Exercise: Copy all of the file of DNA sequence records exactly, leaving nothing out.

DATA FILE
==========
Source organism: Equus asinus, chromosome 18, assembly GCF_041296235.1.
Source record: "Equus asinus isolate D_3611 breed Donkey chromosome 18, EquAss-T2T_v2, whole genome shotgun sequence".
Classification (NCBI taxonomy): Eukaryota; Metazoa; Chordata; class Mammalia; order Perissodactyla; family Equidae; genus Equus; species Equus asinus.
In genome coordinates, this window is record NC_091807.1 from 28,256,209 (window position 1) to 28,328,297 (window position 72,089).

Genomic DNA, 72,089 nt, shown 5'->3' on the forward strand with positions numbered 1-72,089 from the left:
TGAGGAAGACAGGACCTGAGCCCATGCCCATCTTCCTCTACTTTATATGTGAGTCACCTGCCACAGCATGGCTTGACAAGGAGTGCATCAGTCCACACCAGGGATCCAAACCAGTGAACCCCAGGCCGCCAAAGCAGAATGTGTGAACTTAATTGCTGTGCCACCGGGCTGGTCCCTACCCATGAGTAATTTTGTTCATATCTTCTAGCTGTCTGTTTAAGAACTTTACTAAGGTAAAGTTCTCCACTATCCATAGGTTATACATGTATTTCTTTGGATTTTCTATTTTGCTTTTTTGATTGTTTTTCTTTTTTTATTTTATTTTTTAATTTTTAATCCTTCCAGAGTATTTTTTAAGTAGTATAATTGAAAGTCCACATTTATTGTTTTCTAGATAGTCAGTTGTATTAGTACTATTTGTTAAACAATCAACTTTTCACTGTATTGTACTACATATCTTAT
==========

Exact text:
Source organism: Equus asinus, chromosome 18, assembly GCF_041296235.1.
Source record: "Equus asinus isolate D_3611 breed Donkey chromosome 18, EquAss-T2T_v2, whole genome shotgun sequence".
Classification (NCBI taxonomy): Eukaryota; Metazoa; Chordata; class Mammalia; order Perissodactyla; family Equidae; genus Equus; species Equus asinus.
In genome coordinates, this window is record NC_091807.1 from 28,256,209 (window position 1) to 28,328,297 (window position 72,089).

Genomic DNA, 72,089 nt, shown 5'->3' on the forward strand with positions numbered 1-72,089 from the left:
TGAGGAAGACAGGACCTGAGCCCATGCCCATCTTCCTCTACTTTATATGTGAGTCACCTGCCACAGCATGGCTTGACAAGGAGTGCATCAGTCCACACCAGGGATCCAAACCAGTGAACCCCAGGCCGCCAAAGCAGAATGTGTGAACTTAATTGCTGTGCCACCGGGCTGGTCCCTACCCATGAGTAATTTTGTTCATATCTTCTAGCTGTCTGTTTAAGAACTTTACTAAGGTAAAGTTCTCCACTATCCATAGGTTATACATGTATTTCTTTGGATTTTCTATTTTGCTTTTTTGATTGTTTTTCTTTTTTTATTTTATTTTTTAATTTTTAATCCTTCCAGAGTATTTTTTAAGTAGTATAATTGAAAGTCCACATTTATTGTTTTCTAGATAGTCAGTTGTATTAGTACTATTTGTTAAACAATCAACTTTTCACTGTATTGTACTACATATCTTAT